If you’ve done any Trauma-Informed Practice training, or any reading about things like anxiety and behaviour management in children, you’re probably familiar with the “Fight, Freeze, Flee” model.
From AnxietyCanada.com: “F3 or the Fight-Flight-Freeze response is the body’s automatic, built-in system designed to protect us from threat or danger. For example, when you hear the words, “look out!” you may be surprised to find how fast you move, and thankfully so, as you narrowly miss a flying puck sailing through your kitchen window! Or when you see a bear on the trail up ahead, you stop and remain quiet and still until it moves on. In both scenarios your system demonstrates its effectiveness at protecting you from danger.”
While this model for behavioural response is accurate and useful for the “big” moments (bears and hockey pucks), we thought we’d expand on it to help you understand some of the subtler responses that you’re probably seeing a lot of in your day to day practice.
RAW Reactions are characterized the following way;
Resistance – pushing back against the circumstances, physically or verbally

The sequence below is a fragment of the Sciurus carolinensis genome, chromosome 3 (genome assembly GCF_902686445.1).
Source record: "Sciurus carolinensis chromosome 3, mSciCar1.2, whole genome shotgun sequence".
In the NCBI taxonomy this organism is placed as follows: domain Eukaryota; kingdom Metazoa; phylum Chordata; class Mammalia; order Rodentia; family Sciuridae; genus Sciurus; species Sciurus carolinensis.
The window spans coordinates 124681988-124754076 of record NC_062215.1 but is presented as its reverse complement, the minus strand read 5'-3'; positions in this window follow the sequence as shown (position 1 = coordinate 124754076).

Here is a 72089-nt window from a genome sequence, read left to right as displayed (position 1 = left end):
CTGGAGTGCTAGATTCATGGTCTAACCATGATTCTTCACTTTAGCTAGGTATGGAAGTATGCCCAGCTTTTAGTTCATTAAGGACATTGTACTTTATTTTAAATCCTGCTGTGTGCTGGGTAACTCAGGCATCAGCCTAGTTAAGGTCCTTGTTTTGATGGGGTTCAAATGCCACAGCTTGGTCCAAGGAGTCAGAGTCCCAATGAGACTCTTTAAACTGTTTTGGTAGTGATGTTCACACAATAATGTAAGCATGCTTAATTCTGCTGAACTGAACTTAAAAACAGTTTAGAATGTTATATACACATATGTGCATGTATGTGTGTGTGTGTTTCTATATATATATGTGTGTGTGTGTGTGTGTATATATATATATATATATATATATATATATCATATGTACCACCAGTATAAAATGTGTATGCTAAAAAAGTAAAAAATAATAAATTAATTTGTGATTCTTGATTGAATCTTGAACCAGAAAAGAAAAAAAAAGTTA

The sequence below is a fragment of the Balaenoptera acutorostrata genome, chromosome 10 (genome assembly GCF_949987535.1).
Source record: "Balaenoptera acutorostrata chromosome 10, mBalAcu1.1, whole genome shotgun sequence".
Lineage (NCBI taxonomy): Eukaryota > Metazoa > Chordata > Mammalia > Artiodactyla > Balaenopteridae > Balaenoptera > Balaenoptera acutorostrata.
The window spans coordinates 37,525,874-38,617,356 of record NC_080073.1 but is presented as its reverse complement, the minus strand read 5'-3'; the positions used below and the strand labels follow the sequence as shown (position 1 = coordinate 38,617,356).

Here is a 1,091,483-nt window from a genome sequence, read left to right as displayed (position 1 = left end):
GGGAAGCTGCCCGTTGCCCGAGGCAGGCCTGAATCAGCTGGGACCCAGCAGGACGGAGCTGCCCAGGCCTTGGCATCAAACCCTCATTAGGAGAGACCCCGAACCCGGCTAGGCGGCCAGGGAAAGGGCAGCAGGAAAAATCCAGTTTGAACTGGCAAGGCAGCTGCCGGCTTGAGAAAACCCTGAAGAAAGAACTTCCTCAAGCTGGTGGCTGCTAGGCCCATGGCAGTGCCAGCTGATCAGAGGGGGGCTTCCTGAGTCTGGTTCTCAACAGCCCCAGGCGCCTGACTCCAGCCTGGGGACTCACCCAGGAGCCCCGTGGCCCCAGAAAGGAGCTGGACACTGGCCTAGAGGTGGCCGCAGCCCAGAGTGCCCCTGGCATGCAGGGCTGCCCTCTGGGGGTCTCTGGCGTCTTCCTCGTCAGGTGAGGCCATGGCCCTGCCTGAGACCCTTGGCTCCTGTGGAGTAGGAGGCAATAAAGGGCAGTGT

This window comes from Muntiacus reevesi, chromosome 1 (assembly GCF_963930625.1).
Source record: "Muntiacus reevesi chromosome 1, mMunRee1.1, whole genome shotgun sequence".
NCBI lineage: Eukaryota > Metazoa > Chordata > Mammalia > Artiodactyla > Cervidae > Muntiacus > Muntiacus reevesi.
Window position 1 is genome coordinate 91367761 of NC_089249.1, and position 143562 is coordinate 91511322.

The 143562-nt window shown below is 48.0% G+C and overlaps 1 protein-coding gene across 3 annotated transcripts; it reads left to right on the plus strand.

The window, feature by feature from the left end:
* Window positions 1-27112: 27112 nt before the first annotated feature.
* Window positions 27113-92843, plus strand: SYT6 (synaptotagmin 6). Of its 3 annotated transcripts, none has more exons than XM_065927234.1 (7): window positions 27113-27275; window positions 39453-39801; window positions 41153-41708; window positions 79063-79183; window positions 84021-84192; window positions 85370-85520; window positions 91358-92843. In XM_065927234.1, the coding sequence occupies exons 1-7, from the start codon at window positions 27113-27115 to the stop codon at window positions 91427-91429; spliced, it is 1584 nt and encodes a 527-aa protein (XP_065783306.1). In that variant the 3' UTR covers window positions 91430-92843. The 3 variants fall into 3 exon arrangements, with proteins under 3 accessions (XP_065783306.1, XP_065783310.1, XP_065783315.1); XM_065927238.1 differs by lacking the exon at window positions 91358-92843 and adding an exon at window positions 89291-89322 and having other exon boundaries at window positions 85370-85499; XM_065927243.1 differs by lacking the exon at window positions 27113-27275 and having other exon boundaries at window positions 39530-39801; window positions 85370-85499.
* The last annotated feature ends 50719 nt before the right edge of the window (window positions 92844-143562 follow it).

Acquiescence – resigning to the circumstances (though not engaged or finding it meaningful)
Withdrawal – “disconnecting” from the circumstances, finding meaning in something else
Suddenly, we start to see RAW Reactions everywhere.
The employee on their phone or laptop during the staff meeting.
The teenager with their hoody over their head in the back of the classroom.
The child who digs their heels in when asked to clean up their room.
The kid who sighs, says “whatever”, and complies with the direction of the teacher.
The thing about RAW Reactions is that they’re regularly misinterpreted. We’ll use words like “disengaged” or “apathetic” or “ambivalent”. But what do we actually know about the teenager with the hoody in the back of the classroom, or the employee on their phone instead of engaging in the conversation? When we ask ourselves that question, more often than not we realize that we don’t know anything about the experience that the other person is having.
And if we truly believe that ALL behaviour makes sense and is purposeful, the question we should be asking ourselves is “why the RAW reaction?” and “how am I contributing to it?”